Don't get me wrong. I love Jamaican reggae music. Ditto for its two predecessors, rocksteady and ska, and before that mento and old-time calypso. But down in the Caribbean you'll hear all kinds of other booty-shaking rhythms.
Low-cost airline Norwegian Air announced today that it's heading to the French Caribbean this winter. Beginning in December, the airline will launch winter flights from three cities (New York City, Boston and Baltimore) to the Caribbean islands of Guadeloupe and Martinique.
Ten artists speak one language. It is Caribbean. It is Contemporary. It is World-art. It is the voice of an emerging generation of artists that speak a universal language independently of our Caribbean heritage.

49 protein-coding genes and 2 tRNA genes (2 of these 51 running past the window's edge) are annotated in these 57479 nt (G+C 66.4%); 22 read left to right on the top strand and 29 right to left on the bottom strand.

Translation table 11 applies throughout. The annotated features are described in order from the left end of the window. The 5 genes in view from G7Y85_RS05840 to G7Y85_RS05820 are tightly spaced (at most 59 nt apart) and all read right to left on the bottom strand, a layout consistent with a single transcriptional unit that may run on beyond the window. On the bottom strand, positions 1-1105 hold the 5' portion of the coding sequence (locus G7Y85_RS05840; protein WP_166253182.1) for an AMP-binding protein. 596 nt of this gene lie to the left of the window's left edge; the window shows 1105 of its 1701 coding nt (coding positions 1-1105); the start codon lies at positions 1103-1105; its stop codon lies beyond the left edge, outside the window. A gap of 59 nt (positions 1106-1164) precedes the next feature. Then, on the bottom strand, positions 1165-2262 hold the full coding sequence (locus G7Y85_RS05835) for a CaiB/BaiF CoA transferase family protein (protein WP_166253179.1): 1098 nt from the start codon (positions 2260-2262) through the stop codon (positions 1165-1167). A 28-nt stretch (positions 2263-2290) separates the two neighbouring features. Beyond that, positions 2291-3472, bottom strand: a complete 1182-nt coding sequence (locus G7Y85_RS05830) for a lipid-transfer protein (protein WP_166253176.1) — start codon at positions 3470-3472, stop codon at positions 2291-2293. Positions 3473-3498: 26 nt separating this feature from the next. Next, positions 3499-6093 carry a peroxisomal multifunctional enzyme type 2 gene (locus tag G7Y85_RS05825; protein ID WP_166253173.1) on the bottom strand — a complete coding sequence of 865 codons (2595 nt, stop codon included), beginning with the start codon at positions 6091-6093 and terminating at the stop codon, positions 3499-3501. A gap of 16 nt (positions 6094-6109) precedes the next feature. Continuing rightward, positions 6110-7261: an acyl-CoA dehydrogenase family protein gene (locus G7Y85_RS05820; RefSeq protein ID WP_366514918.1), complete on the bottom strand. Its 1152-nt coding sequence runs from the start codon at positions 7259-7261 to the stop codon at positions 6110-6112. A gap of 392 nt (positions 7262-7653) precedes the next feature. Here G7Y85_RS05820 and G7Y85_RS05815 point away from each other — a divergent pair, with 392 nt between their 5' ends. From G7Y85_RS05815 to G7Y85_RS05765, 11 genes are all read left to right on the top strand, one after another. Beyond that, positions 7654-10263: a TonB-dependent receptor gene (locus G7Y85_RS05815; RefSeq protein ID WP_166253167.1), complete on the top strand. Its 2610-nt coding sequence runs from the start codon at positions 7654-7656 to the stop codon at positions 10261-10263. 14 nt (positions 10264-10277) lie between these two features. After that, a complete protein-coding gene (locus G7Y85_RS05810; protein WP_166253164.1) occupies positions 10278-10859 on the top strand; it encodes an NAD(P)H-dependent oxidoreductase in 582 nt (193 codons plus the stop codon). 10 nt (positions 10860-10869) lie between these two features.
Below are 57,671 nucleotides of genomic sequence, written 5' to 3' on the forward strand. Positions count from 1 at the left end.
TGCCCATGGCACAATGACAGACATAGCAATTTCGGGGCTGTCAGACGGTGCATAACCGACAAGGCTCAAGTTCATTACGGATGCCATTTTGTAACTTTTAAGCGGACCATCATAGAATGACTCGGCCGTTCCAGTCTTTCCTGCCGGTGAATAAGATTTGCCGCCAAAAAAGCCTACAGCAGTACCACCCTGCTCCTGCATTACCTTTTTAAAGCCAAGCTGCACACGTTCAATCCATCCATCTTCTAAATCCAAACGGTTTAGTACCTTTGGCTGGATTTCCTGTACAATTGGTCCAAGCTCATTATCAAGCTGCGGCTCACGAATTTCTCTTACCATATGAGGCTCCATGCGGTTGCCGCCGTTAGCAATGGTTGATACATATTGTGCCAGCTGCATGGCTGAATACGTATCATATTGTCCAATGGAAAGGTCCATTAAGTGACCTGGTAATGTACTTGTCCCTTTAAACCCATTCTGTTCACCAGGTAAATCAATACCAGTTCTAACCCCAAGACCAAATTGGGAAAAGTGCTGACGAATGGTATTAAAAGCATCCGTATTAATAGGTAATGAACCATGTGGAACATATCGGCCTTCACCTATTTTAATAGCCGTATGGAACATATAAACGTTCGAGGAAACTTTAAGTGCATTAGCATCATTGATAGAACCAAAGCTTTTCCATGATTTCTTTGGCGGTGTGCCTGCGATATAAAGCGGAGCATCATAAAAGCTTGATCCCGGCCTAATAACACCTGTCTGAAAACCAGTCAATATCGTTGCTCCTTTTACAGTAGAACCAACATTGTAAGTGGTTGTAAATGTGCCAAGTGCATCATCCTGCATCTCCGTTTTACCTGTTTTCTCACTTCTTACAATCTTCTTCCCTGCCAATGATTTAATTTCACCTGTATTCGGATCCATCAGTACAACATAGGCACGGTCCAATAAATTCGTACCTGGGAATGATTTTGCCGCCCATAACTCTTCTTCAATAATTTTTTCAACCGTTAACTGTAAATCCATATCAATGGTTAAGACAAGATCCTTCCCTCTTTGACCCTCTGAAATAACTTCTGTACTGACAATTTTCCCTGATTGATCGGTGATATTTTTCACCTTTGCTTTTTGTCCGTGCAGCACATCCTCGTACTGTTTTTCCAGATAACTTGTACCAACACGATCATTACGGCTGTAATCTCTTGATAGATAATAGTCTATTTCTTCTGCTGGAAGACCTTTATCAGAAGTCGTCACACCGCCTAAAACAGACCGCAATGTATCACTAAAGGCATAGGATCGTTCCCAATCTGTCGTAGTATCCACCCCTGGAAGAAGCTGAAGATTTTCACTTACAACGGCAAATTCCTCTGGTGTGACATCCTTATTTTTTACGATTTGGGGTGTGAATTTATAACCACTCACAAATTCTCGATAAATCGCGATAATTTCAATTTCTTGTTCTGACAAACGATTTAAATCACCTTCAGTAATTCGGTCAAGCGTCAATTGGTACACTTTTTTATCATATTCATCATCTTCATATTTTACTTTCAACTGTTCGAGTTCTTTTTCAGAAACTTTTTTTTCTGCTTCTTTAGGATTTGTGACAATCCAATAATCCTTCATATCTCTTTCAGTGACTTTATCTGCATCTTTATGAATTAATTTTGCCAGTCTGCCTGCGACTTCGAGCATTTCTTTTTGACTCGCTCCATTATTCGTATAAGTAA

A Chinese company and a former Sandinista revolutionary leader (three-time and current Nicaraguan President Daniel Ortega) are teaming up to revive an old idea -- create an alternative to the Panama Canal that will traverse through Nicaragua.
Two albums have recently exploded into my inbox that are strong contenders for the "Best of" list for '09. Ironically, they are "albums" made in the '60s-'70s in lands overseas and from other time zones than Brooklyn.
Residents in Normandy towns decked their streets in U.S. and French flags in preparation for Obama's visit. Posters read "Yes, we ca(e)n," a cross between the campaign slogan and the name of a local city, Caen.